Operation Enterprise is fine, but it’s not my favourite Movie Park coaster. That honour is reserved for Van Helsing’s Factory. This indoor coaster replaced a cult attraction called Gremlins Invasion and despite the limited surface, Movie Park did a great job. Van Helsing’s Factory isn’t very tall or fast, but it provides a lot of fun. Gerstlauer built an ultra-smooth roller coaster, the decoration is original and the ride lasts longer than I initially expected. This is how every family roller coaster should be. The ride’s only downside is its low capacity, which is due to the 4-seater trains. In other words… queues for Van Helsing can get long.

The southern half of Movie Park is the home of Nickland. This zone is based on Nickelodeon and it features plenty of attractions for the whole family. This also includes three coasters: Mission to Mars (Vekoma Junior Coaster), Ghost Chasers (Mack Wild Mouse) and a small-sized Jimmy Neutron suspended coaster. Nothing too special, so these rides are only interesting if you’re visiting the park with young children or if you’re aiming at a coaster bingo.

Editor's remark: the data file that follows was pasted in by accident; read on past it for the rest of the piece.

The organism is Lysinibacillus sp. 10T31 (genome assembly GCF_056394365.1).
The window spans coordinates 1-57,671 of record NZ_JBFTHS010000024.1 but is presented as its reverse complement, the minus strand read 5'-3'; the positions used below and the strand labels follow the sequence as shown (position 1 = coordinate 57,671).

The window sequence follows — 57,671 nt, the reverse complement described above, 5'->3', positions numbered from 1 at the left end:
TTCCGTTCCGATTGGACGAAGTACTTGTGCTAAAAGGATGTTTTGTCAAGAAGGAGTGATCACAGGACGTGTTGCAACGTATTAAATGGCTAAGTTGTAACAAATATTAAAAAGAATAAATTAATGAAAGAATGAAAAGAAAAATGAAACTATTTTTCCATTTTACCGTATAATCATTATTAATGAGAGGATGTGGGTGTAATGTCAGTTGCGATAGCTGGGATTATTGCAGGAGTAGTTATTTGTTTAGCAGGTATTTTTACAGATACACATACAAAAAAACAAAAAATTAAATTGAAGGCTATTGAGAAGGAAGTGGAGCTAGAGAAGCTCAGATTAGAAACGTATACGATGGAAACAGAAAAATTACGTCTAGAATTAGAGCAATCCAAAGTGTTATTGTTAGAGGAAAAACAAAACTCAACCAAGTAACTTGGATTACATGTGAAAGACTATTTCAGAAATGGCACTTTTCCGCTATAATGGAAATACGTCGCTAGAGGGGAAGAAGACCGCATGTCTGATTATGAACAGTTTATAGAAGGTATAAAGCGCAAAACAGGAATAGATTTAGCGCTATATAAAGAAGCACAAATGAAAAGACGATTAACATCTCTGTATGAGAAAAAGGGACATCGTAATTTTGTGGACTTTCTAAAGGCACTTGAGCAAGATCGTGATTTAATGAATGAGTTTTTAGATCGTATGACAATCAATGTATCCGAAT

Movie Park’s 8th and final roller coaster is also the newest one: Movie Park Studio Tour. This ride is quite similar to Van Helsing’s Factory: this ride replaced a dark ride and it’s also aimed at families. The park has put a lot of effort in its theming. The queue contains some cool references to old and existing Movie Park rides and the dark ride section boasts pretty solid theming as well. The ride itself could be improved, though. The dark ride section is actually a little too fast (it’s hard to pay attention to the theming) and the outdoor coaster section feels too slow. Don’t get me wrong… I really enjoyed my ride on Studio Tour, but its actual coaster experience is a little underwhelming.


One of the largest rides in the southern half of the park is Excalibur, a rapid river. This attraction looks completely different than most other rapid rivers on Earth. This is due to the medieval decoration and the fact that a major part of the ride can be found indoors. Indoor attractions are generally easier to theme and that definitely applies in this case. Nevertheless, Excalibur looks dated and that’s a little strange for a ride that received a major overhaul in 2018.

Excalibur doesn’t exactly fit within a Nickelodeon-themed land, but it’s without a doubt the best water ride in this area. Dora The Explorer’s log flume looks like it belongs on a funfair and the SpongeBob Splash Battle isn’t a beauty either. In fact, that’s the general feeling at Nickland: it is a fairly simple zone with cheap-looking scenery.